If your goal is to make sure you are not infringing copyright law by having an unlicensed copy of Windows, or to make sure you fulfill your end of an end user license agreement that says you must do something like "destroy all copies of the software," it is hard for me to imagine that installing Ubuntu over it, so that the partition table no longer contains any partition entries for your old system, would not fulfill that requirement. I have never heard of anyone interpreting a requirement to "destroy all copies" of a copyrighted work to require that they be destroyed beyond the possibility of even partial recovery. Right now, assuming your Ubuntu installation worked the way it should have (which you can check, see below), your situation is similar to the situation of someone who destroys a paper letter by ripping it up into a thousand pieces, burns a third of them, and then scatters the other two thirds between two separate trash cans in their house that get emptied at different times.

Then again, I don't know everything. That's not legal advice, and the ripping-paper analogy is a technical illustration that may very well be legally irrelevant. If you need legal advice, you should consult with an attorney who practices law in your jurisdiction.

Sometimes You Really Do Have to Destroy All the Data Completely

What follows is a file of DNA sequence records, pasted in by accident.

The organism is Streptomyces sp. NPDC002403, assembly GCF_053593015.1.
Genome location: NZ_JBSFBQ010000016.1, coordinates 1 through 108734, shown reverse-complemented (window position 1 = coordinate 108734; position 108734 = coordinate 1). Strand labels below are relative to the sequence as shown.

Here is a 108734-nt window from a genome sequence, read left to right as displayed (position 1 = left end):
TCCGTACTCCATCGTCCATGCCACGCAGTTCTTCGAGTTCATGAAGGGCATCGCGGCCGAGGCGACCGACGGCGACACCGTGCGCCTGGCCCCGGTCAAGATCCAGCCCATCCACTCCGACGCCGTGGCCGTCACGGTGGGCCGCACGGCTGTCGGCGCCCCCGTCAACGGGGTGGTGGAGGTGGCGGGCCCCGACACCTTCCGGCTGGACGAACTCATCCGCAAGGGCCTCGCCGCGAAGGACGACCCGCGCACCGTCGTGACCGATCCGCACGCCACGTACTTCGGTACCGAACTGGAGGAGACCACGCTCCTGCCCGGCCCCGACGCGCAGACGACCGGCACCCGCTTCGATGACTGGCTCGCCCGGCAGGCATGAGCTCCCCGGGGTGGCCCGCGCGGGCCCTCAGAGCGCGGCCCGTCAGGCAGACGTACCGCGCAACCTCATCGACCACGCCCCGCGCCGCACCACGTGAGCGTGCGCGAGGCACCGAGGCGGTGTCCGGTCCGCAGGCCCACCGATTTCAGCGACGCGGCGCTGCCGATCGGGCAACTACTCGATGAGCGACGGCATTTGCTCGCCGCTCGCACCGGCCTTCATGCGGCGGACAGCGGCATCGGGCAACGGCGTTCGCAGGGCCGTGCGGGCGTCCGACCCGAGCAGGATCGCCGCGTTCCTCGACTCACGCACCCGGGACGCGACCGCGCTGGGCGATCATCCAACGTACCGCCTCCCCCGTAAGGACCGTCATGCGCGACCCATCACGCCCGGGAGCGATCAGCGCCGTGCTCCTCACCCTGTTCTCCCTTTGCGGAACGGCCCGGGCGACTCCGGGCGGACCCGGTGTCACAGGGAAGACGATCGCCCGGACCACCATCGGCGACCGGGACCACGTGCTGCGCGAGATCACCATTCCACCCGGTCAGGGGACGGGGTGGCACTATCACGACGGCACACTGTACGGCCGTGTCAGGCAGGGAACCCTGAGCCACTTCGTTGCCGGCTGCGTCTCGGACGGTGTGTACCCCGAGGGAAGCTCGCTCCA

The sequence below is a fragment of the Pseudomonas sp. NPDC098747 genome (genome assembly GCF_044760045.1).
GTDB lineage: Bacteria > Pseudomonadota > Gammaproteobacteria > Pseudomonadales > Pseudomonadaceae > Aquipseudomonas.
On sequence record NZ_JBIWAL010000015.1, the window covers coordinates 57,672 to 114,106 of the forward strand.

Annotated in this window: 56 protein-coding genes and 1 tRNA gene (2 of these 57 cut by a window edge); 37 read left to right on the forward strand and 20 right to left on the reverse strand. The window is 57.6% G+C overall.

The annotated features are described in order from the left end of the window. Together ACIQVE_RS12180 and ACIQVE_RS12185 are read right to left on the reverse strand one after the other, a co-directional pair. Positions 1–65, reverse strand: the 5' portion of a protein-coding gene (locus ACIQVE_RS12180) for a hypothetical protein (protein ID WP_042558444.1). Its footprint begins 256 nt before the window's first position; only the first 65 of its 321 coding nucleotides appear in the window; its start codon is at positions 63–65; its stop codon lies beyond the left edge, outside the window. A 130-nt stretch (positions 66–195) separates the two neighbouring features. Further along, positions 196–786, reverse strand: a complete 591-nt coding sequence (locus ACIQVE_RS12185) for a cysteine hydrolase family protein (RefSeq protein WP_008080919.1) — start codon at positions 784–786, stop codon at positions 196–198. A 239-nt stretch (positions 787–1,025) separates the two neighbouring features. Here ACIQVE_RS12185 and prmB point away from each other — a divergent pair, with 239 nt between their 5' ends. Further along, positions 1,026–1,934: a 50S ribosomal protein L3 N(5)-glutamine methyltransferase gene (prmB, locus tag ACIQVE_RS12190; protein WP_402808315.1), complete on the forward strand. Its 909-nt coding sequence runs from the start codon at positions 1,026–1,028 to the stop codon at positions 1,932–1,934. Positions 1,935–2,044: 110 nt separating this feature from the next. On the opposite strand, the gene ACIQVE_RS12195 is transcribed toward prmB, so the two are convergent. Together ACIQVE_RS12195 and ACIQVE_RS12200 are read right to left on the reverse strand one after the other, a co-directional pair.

If there is information in your old Windows system that must be kept secret, for example if you are ethically or legally obligated to ensure that it is not disclosed, then it is a good idea to scramble the disk completely (as discussed in the two questions linked above).

If there is information in your old Windows system that is so sensitive that one or more people could plausibly die as a result of its disclosure, or that something comparably bad could result, then you should scramble the disk completely. Then, you should physically destroy the disk. The reason for this is that, even if the likelihood is small, it is possible that you could make a mistake (or that your software tools could have a bug) that would cause some data to survive. I am not familiar with what techniques are recommended for physically destroying hard disks, but some government agencies and some businesses do actually have protocols for that sort of thing, some of which can be read by interested members of the public.

I am guessing your situation is not like either of those two. This section is included for completeness only (and in case you were wondering under what circumstances I recommend making sure all data on a disk are completely destroyed).

Peace of Mind Is An Acceptable Reason to Securely Erase a Disk

It takes a bit of time to read and absorb information about secure erasure techniques. But deciding what technique or utility to use is ultimately not too difficult, and most hard drives these days don't take overwhelmingly long to overwrite.

Therefore, if it makes you feel better to do it, do it!